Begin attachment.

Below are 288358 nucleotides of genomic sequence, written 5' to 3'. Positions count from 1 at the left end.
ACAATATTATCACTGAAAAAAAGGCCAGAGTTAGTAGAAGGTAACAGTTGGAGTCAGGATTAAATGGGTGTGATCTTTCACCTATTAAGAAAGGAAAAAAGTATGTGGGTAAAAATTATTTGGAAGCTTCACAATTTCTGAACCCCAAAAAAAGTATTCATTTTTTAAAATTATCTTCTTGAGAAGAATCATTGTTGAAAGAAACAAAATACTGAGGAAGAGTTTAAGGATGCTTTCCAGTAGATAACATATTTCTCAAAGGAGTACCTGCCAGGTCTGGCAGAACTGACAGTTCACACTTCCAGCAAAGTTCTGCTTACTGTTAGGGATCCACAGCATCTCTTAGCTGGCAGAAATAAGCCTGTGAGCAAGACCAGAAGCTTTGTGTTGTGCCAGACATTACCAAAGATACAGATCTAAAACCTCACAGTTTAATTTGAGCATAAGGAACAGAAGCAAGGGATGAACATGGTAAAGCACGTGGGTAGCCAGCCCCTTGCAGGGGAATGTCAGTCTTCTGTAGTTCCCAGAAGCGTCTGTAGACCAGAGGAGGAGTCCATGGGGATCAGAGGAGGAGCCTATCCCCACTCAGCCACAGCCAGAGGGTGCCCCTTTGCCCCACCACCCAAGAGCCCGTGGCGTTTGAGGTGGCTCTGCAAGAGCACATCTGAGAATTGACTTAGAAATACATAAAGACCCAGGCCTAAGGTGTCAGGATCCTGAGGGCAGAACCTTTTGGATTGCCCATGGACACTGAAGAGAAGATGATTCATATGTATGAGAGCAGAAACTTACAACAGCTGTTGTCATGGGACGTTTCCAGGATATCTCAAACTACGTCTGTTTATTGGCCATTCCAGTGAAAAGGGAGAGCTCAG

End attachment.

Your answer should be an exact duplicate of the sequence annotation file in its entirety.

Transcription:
Below are 288358 nucleotides of genomic sequence, written 5' to 3'. Positions count from 1 at the left end.
ACAATATTATCACTGAAAAAAAGGCCAGAGTTAGTAGAAGGTAACAGTTGGAGTCAGGATTAAATGGGTGTGATCTTTCACCTATTAAGAAAGGAAAAAAGTATGTGGGTAAAAATTATTTGGAAGCTTCACAATTTCTGAACCCCAAAAAAAGTATTCATTTTTTAAAATTATCTTCTTGAGAAGAATCATTGTTGAAAGAAACAAAATACTGAGGAAGAGTTTAAGGATGCTTTCCAGTAGATAACATATTTCTCAAAGGAGTACCTGCCAGGTCTGGCAGAACTGACAGTTCACACTTCCAGCAAAGTTCTGCTTACTGTTAGGGATCCACAGCATCTCTTAGCTGGCAGAAATAAGCCTGTGAGCAAGACCAGAAGCTTTGTGTTGTGCCAGACATTACCAAAGATACAGATCTAAAACCTCACAGTTTAATTTGAGCATAAGGAACAGAAGCAAGGGATGAACATGGTAAAGCACGTGGGTAGCCAGCCCCTTGCAGGGGAATGTCAGTCTTCTGTAGTTCCCAGAAGCGTCTGTAGACCAGAGGAGGAGTCCATGGGGATCAGAGGAGGAGCCTATCCCCACTCAGCCACAGCCAGAGGGTGCCCCTTTGCCCCACCACCCAAGAGCCCGTGGCGTTTGAGGTGGCTCTGCAAGAGCACATCTGAGAATTGACTTAGAAATACATAAAGACCCAGGCCTAAGGTGTCAGGATCCTGAGGGCAGAACCTTTTGGATTGCCCATGGACACTGAAGAGAAGATGATTCATATGTATGAGAGCAGAAACTTACAACAGCTGTTGTCATGGGACGTTTCCAGGATATCTCAAACTACGTCTGTTTATTGGCCATTCCAGTGAAAAGGGAGAGCTCAG